– Charlottetown, PEI to Moncton, New Brunswick –

Today we spent the morning in PEI, and the afternoon at the Hopewell Rocks. It’s been a really nice day. We started the morning in Charlottetown with a run down one of my favorite traveling trails- the Confederation Trail.

The trail technically covers a large portion of the island, but my favorite runs down into downtown Charlottetown. It’s a very nice run. It was very warm this morning on our run, and from that, we were already guessing that it was going to be a hot day, and we were right.

East Point Lighthouse

We showered, had a decent breakfast at our hotel, stopped for gas and ice, and hit the road, as usual. Our major destination on PEI today was East Point, where there’s a cute lighthouse. On the drive, we got to see more of the coast, which was fun, too.

It was incredibly warm even by the time we reached the lighthouse. We all hopped out, dogs included, to look around. Do you know that in all of the lighthouses we’ve visited, we haven’t been able to climb to the top of a single one of them? This one was no exception, despite having a gift shop and visitor information center inside. I think it had a cafe or ice cream shop, too. Why can’t we climb some stairs?

Beach at East Point

When we finished at the lighthouse, we turned down the southern shore of the eastern side of the island to visit a white sand beach for Mark at Basin Head Provincial Park. From the parking area, it was a short walk down to the beach. It, too, had a cafe and gift shop. It even had lifeguards.

The park was on the coast where a river reached the ocean, and the river portion had a wharf on either side right as it reached the water. The sandy beach was on either side. The lifeguards all sat on the wharf, while little boys jumped off into the wharf right next to a sign that said jumping was prohibited. I guess the lifeguards didn’t think it was that big of a deal.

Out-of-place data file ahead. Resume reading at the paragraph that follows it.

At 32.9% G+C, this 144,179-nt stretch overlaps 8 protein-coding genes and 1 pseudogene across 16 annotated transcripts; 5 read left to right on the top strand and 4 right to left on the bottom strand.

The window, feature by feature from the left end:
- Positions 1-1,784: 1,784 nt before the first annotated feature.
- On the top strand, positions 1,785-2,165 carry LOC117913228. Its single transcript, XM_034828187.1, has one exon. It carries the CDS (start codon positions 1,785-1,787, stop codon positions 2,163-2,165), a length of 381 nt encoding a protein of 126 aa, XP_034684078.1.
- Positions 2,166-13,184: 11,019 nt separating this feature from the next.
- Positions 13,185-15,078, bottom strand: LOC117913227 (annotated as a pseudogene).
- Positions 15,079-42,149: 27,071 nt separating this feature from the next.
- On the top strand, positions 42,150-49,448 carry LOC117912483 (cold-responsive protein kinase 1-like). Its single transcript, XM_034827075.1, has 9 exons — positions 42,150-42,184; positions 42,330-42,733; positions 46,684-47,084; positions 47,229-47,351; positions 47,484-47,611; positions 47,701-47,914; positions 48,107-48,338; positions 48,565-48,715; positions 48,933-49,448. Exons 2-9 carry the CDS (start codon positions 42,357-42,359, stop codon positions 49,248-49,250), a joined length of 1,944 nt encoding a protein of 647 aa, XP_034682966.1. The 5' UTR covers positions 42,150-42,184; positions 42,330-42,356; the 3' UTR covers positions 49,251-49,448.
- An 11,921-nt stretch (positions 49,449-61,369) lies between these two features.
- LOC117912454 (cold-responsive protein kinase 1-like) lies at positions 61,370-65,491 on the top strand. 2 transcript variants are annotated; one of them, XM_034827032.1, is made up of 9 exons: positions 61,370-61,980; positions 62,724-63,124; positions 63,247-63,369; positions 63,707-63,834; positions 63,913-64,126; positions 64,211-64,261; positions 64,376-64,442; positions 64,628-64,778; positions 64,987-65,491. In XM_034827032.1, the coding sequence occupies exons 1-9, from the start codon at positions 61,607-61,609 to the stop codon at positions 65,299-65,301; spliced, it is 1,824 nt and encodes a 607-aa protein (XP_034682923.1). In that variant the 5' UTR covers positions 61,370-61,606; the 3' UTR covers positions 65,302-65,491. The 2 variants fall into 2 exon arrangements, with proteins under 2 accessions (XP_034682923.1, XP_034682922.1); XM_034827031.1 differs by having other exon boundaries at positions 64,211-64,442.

Basin Head Provincial Park

In addition, the sign said to watch for jellyfish today, and we saw some int he stretch of water between the sides of the wharf. Mom even got a picture of one. It’s a little blurry, but it is clearly a dark purple jellyfish. I certainly wouldn’t have gotten into the water. I wouldn’t have as a kid, either. Boys, right?

With the beach completed, we drove back toward Charlottetown and the bridge across to New Brunswick. It was already nearing noon by the time we arrived, and everyone was getting pretty hungry.

Cows Creamery (again)

We stopped at Cows Creamery, which doesn’t sound like a good lunch, right? Or maybe it does, depending on how you feel about dessert meals. I don’t think I mentioned it yesterday, but the Cows Creamery area also has a burger shop, a chocolate shop, a pizza place, and a grilled cheese restaurant, to name a few. Any of those things that contain dairy use Cows Creamery dairy products. Cool, right?

Yesterday we noticed the grilled cheese place, and thought it sounded like fun, so today, that’s what we had lunch. Mom, Mark, and I had plain (original) grilled cheeses, and Dad had one with pulled pork. They all came with chips. The plain grilled cheese group all ate our sandwiches, then went into Cows Creamery for ice cream, planning to eat our chips later. Dad had eaten too much to be interested in ice cream.

Hopewell Rocks (featuring Ripley and Kristy)